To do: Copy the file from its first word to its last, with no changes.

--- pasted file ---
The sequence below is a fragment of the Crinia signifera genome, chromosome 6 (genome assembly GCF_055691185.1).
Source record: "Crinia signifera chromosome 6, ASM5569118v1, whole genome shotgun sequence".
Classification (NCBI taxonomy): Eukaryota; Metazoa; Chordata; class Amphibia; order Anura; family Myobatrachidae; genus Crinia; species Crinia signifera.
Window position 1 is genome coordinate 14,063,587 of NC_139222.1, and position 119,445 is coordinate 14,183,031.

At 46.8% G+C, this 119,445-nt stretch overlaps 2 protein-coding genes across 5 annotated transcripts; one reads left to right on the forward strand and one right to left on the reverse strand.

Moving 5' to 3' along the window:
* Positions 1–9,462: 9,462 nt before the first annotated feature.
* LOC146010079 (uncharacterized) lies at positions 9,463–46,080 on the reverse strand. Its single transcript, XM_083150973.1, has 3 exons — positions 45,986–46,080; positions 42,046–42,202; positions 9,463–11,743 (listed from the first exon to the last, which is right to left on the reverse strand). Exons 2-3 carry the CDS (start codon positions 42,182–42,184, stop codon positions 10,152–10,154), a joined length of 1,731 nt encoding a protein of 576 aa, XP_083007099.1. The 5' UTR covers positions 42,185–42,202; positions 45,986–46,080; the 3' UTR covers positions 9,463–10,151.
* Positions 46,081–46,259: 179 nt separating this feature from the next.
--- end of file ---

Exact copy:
The sequence below is a fragment of the Crinia signifera genome, chromosome 6 (genome assembly GCF_055691185.1).
Source record: "Crinia signifera chromosome 6, ASM5569118v1, whole genome shotgun sequence".
Classification (NCBI taxonomy): Eukaryota; Metazoa; Chordata; class Amphibia; order Anura; family Myobatrachidae; genus Crinia; species Crinia signifera.
Window position 1 is genome coordinate 14,063,587 of NC_139222.1, and position 119,445 is coordinate 14,183,031.

At 46.8% G+C, this 119,445-nt stretch overlaps 2 protein-coding genes across 5 annotated transcripts; one reads left to right on the forward strand and one right to left on the reverse strand.

Moving 5' to 3' along the window:
* Positions 1–9,462: 9,462 nt before the first annotated feature.
* LOC146010079 (uncharacterized) lies at positions 9,463–46,080 on the reverse strand. Its single transcript, XM_083150973.1, has 3 exons — positions 45,986–46,080; positions 42,046–42,202; positions 9,463–11,743 (listed from the first exon to the last, which is right to left on the reverse strand). Exons 2-3 carry the CDS (start codon positions 42,182–42,184, stop codon positions 10,152–10,154), a joined length of 1,731 nt encoding a protein of 576 aa, XP_083007099.1. The 5' UTR covers positions 42,185–42,202; positions 45,986–46,080; the 3' UTR covers positions 9,463–10,151.
* Positions 46,081–46,259: 179 nt separating this feature from the next.